By Kelly Dearmore
By Jim Schutze
By Rachel Watts
By Lauren Drewes Daniels
By Anna Merlan
By Lee Escobedo
By Alice Laussade
It was going to be great. Jessica Luther (aka JeSICKa MesSICKa) and a team of musician friends from the loose-knit DFW punk scene were a day from receiving the keys to the building at 406 S. Haskell St., between Main and Parry streets. There, they hoped to create an all-are-welcome community venue, offering meeting rooms to socially progressive organizations such as Food Not Bombs, after-school programs and even a co-op garden. Of course, no such DIY space would be complete without frequent rock shows and art exhibits—there'd be plenty of those too.
Then, last year, on a cold late-October night, a homeless man—who knows, maybe one of the very people the Dallas chapter of Food Not Bombs aims to reach—apparently broke into an adjacent building and set a fire in an attempt to stay warm, only to let the blaze rage out of control.
The building was destroyed. Luther was devastated. She considered giving up on the dream she'd seen cruelly snatched away before it became a reality. But with encouragement from her friends in area punk/metal outfits Akkolyte and Vorvadoss—and knowing that her landlord had received an insurance settlement—she decided to give it another go.
Do It Yourself, again.
In a heartwarming show of goodwill, friends offered to help out however they could—and they actually backed their words with action and dollars as the building owners, Jim and Amy Orchard, rebuilt the place with the help of volunteers.
The name the Phoenix Project, of course, refers to how the venue is literally rising from the very spot of the fire that could only temporarily destroy it, just as the mythological firebird is reborn from its own ashes. But, says Phoenix Project volunteer Kendall Counts, the name has more than one meaning.
"It's for a lot of people in the music scene who are tired of how sick the scene is, how it's not really a community and how it's dying," he says. "They thought it was sort of a metaphorical thing, because not only do we feel like the music scene in Dallas has been burnt to the ground and been destroyed, but the house itself got burnt to the ground and destroyed."
If the music scene in Dallas has been destroyed, you wouldn't have known it from Friday night's benefit show for the Phoenix Project at Reno's Chop Shop Saloon in Deep Ellum. A steady stream of punks, metalheads and bikers paid $8 or $10 apiece to watch six Dallas-area bands rock out, donating their time and door proceeds to help out the Phoenix Project. The lineup was impressively diverse, ranging from the politically charged thrash of Rocket for Ethiopia and Warcola to the co-ed screaming of Division of Power to Counts' own Sleep as the Enemy, which combines punk riffs with jazz saxophone. Between the cover donations and raffle tickets for prizes best left to the imagination (let's just call them novelty items), the event raised nearly $500 for the cause. Not a bad take at all, considering that the show was not originally planned to be a Phoenix Project benefit.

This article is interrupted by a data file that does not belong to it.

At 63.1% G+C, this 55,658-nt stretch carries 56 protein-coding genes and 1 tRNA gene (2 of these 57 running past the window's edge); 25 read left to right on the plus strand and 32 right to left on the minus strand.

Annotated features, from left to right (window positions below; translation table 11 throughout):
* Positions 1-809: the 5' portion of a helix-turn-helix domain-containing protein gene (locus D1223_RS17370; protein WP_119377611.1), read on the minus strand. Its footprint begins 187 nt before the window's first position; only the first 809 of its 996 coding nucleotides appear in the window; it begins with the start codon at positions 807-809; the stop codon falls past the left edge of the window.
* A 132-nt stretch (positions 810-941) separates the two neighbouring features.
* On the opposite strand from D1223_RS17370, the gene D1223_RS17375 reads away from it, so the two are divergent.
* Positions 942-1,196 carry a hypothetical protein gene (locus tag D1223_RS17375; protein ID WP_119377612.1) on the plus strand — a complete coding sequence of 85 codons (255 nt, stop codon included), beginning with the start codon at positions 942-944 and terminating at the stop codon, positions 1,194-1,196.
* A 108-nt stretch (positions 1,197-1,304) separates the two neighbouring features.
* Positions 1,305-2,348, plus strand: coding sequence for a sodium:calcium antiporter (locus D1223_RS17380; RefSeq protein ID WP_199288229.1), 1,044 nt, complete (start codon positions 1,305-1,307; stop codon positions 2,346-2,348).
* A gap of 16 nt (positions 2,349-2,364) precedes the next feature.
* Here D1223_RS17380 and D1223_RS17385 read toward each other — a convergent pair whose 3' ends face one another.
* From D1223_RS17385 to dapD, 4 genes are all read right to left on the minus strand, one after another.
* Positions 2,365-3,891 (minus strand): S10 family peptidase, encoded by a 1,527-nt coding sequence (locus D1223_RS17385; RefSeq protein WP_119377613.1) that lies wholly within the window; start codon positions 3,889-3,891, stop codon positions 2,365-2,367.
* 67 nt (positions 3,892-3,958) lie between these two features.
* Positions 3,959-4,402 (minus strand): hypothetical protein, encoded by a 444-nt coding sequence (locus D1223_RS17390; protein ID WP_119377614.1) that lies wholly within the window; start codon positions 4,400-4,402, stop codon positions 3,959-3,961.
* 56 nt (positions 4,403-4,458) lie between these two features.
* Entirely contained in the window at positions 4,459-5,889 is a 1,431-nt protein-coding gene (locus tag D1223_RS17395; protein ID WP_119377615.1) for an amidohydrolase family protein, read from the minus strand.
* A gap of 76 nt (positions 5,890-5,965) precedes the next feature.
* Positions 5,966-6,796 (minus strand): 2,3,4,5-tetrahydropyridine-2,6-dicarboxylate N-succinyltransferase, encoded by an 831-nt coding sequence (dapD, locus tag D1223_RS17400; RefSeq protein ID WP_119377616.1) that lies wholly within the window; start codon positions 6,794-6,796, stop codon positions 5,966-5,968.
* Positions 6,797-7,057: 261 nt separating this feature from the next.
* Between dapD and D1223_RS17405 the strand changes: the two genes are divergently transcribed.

"We had a benefit show a month and a half ago with some of these bands," Luther says. "This was already booked as just a regular show, but some of the guys got together and said, 'Hey, we should make this a Phoenix Project benefit.'"
Punk rock shows aren't the only way supporters have helped. Just two days later, dozens of people paid $5 each to gather at Spiral Diner, Oak Cliff's vegan eatery, and freely swap books, music, clothing and kitchen items over potluck food and desserts. Last month, the project raised hundreds of dollars at an art silent auction at a home in Oak Cliff, with performances by psychedelic experimental weirdos The Intelligence Community and Kenny Withrow's nu-jazz force The Tidbits. And, on May 31, eight Lower Greenville- and Henderson-area bars will host a bike bar crawl to benefit the venue.
Supporters also help out with volunteer days at the site, where they can do anything from the most unskilled clean-up work to assisting with framing and roofing. All labor is pro-rated toward the lease on the building. Monetary donations, meanwhile, go toward the countless expenses entailed in getting a venue started, providing a usable meeting space and keeping city officials off their backs: kitchen furnishings, air conditioning, an alarm system, the electrical deposit, the certificate of occupancy fee and so on. Despite all these hassles, Luther says, she expects the place to be open before the end of the summer—an amazing accomplishment, considering that it burned to the ground less than a year ago.
"We're just trying to make sure we have a good head start so we're not scraping by from month to month when we open," Luther says.
The space is loosely modeled after 1919 Hemphill in Fort Worth, a nonprofit venue that is host to radical film screenings, grassroots organization meetings (including the DFW chapter of the National Organization for the Reform of Marijuana Laws) and music performances. But unlike the volunteer-run 1919 Hemphill, the Phoenix Project won't rely solely on donations and volunteer work. Luther's plan is to divide the upstairs area into rehearsal spaces to rent to bands. And also differentiating the Dallas space will be its focus on resources for parents. Luther, a proud Unschool parent, wants to offer Unschool (curriculum-free education led by the child's interests) activities as well as after-school programs for children both inside and outside the public school system.